This morning for whatever reason it popped into my head that Graham once called for making Quran-burnings in the U.S. illegal because, and I quote, “Free speech is a great idea, but we’re in a war.”

So, something to bear in mind when he’s lecturing on honor and stains.

“We have been dishonorable. This is a stain on the honor of the United States,” Graham said…

The senator said US deployed forces are necessary to keep Americans safe and act as a “virtual wall.” He said they are the “best hope we have of stopping another 9/11, protecting ourselves and our allies.”

“I’m not saying we need to be in Syria forever. I’m saying now’s not time to leave,” Graham said.

“I share the president’s desire to withdraw our forces when it makes sense,” he emphasizes in the clip below. I don’t believe him. I’d be surprised if Graham has ever once in his 23 years in Congress declared “now’s the right time for a withdrawal” during or after any conflict. Russia and Iran could flee the battlefield today, the Kurds could roll over what’s left of ISIS, and Graham would demand that the U.S. stay put to “preserve gains” or whatever. That position would be based on a credible fear, that a country devastated by war is prone to power vacuums. If the good guys don’t hang around to provide security, the bad guys will. But it means in practice that withdrawal is never wise, at least not until there’s been something like 10 years of peace and reconstruction a la World War II. Which there’ll never be in the Middle East.

I think in a moment of candor he might admit that there are strategic advantages to having a presence in Syria too. America really can’t have too many foreign bases in the Graham worldview; the more we have, the easier it is to deploy rapidly to all four corners of the world if need be. Damon Linker asks a fair question:

Chris Matthews(!) asks a fair question too. Why should Trump care what the Iraq war’s most devout advocates think about pursuing another adventure right next door?

That said, Graham’s not wrong that there are highly dishonorable elements to this, starting with the U.S. once again abandoning the Kurds to their fates versus a ruthless regional autocrat. If you believe Fox News, Trump was given an ultimatum by our “friend” in Ankara — and obeyed:

Cutting some of the world’s most knowledgeable people out of his deliberations also seems … ill-advised, let’s say, if not necessarily dishonorable:

Senior lawmakers of both parties said they had no warning the decision was coming. Many were sharply critical, saying it left the door open for Assad allies Iran and Russia, abandoned Kurdish allies, and undercut U.N. efforts.

A number of close U.S. allies who are members of the U.S.-led coalition against the Islamic State said they were not consulted and were given no prior warning. One European defense secretary put in a call Tuesday to Jim Mattis after hearing rumors of the decision and received a late-night call back from the defense secretary with confirmation. Gen. Joseph F. Dunford Jr., chairman of the Joint Chiefs of Staff, did not participate in the meeting with Trump and was in the dark until after it took place, according to several people familiar with the situation.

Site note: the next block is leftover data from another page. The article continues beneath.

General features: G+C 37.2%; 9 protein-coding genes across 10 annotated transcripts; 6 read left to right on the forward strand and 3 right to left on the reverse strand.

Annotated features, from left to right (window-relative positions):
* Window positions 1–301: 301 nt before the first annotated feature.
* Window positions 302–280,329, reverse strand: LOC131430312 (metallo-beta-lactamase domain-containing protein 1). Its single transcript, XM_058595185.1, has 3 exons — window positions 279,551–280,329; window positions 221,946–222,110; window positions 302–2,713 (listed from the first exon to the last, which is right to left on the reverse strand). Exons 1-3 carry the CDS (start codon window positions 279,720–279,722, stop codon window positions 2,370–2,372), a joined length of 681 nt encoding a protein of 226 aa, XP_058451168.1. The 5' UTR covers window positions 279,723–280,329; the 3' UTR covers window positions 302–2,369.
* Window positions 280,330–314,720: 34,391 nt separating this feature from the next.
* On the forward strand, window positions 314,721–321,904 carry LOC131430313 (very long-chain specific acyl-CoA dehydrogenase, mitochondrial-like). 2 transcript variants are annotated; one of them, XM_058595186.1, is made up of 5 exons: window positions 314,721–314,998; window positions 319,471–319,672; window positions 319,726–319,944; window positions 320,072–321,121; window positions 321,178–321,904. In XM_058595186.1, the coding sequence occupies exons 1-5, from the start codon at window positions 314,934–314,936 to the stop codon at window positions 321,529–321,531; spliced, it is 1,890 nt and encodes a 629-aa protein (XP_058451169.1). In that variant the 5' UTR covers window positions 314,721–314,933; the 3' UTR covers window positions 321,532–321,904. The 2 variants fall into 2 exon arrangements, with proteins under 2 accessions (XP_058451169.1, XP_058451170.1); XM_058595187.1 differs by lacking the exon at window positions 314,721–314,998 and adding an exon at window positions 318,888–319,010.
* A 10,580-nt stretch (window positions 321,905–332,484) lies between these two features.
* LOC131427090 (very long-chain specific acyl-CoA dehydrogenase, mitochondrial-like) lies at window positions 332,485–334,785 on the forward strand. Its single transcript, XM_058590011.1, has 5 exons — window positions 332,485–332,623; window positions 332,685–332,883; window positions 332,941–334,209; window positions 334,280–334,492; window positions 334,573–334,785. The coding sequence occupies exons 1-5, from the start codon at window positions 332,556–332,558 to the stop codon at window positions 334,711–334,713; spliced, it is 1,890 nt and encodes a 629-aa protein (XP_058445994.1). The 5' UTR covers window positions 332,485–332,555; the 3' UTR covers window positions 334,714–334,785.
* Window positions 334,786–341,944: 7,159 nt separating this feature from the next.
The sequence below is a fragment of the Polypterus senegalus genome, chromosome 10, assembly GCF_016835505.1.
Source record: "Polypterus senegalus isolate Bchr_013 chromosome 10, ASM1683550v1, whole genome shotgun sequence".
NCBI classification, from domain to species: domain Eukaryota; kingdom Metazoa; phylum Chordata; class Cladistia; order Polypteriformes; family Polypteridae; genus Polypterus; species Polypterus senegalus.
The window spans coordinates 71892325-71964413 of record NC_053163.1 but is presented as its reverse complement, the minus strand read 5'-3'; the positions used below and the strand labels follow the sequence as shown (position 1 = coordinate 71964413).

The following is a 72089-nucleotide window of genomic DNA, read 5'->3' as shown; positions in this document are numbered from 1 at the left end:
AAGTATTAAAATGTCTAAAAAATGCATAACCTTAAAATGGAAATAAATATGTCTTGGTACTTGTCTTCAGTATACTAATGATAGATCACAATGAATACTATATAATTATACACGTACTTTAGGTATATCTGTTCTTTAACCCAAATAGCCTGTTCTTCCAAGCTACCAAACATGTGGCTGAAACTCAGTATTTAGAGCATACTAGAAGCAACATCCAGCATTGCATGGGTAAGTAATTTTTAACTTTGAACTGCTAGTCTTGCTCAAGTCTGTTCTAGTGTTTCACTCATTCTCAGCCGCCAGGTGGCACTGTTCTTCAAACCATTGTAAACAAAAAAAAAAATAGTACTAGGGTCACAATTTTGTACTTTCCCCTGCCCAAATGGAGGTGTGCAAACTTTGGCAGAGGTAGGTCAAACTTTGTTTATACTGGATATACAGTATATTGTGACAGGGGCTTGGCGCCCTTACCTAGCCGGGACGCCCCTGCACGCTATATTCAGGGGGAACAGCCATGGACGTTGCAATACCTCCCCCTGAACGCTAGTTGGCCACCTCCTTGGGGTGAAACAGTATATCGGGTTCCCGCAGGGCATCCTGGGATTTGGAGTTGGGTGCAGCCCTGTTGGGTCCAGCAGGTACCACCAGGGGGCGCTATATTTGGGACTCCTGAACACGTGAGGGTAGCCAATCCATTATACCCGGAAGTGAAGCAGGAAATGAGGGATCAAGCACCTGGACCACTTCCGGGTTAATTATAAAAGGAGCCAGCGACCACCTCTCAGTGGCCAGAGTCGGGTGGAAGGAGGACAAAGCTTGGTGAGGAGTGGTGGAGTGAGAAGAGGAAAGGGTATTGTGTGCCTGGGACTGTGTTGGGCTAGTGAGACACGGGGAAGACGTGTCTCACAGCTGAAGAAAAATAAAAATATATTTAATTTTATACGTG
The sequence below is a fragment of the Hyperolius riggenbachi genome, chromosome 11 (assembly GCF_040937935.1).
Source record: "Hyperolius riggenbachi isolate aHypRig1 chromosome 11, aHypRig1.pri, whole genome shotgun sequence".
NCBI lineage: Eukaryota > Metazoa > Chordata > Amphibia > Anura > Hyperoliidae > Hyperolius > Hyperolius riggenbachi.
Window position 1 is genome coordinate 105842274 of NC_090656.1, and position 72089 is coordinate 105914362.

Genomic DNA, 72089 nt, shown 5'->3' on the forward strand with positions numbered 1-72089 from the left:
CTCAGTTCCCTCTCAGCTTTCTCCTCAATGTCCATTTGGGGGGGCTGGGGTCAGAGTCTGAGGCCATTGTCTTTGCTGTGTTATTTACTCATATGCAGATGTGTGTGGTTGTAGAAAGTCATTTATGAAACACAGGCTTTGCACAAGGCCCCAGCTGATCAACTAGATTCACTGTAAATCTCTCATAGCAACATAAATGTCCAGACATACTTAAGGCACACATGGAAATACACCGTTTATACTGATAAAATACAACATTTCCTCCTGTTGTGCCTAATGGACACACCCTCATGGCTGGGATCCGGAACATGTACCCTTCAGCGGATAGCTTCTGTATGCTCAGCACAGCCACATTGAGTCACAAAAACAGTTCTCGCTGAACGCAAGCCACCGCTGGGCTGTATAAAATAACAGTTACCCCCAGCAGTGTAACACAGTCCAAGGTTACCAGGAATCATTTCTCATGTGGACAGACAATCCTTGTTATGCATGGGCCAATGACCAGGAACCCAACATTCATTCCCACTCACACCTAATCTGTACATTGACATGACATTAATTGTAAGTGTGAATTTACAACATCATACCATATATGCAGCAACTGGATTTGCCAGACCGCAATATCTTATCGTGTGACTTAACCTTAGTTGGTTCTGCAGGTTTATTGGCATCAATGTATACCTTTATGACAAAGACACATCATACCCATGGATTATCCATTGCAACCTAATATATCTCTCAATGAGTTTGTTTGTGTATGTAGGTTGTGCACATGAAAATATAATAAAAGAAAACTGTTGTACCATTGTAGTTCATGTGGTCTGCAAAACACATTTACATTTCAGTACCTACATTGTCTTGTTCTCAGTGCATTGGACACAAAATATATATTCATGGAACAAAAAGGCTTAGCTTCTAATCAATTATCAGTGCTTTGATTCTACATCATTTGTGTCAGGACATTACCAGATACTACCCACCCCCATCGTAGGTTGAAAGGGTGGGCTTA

Trump doesn’t like to disappoint an audience. It’s a cliche by now that he strains to avoid direct confrontation, to the point where he’ll leave deputies whom he dislikes in place for months on end (Jeff Sessions, John Kelly) rather than haul them in and tell them they’re fired. He’s spent the past two years holding occasional meetings on Syria with everyone in the room telling him “don’t do it!” He was never going to be able to tell them face to face that he’s withdrawing. So, it seems, he ended up ordering the withdrawal and then told them. Why he did it when he did it I leave to your speculation. Maybe it’s a matter of him wanting to fulfill a campaign promise on foreign policy at a moment when it looks like he’s about to thwarted on a major domestic one, the wall.

As for Graham, my theory for his chumminess with Trump all along has been that he believes he’ll catch more flies on policy with honey than with vinegar. Make an enemy of Trump and he’ll tune you out apart from the sporadic insult on Twitter. Make a friend of him and he’ll listen to you — in theory. In practice, Graham just found out in the starkest way that Rand Paul seems to have more influence over Trump’s foreign policy thinking than he does. Between this and POTUS refusing to withdraw support for Saudi Arabia’s crown prince despite Grahama’s stern opposition, Grahamnesty must be wondering what exactly his Trump friendship is buying him. Too late to change course now, though, as he’s up for reelection in 2020. Can’t make an enemy of the president and hope to survive a primary in South Carolina, as Mark Sanford might tell you.

A lurking question: Is this Syria decision a one-off or is it part of a trend in which Trump increasingly dispenses with advice from his aides and follows his instincts? He held back on trade for his first year at their urging, then said “to hell with it” in March and started a trade war. He held off on withdrawing from Syria for nearly two years, then said “to hell with it” yesterday and ordered an evacuation. When does he say “to hell with South Korea” or “to hell with NATO”? Graham had better be extra nice to him going forward. Exit question: If “we have defeated ISIS in Syria,” as Trump claimed last night, why will Russia, Iran, and Syria “have to fight ISIS” going forward, as Trump claimed this morning?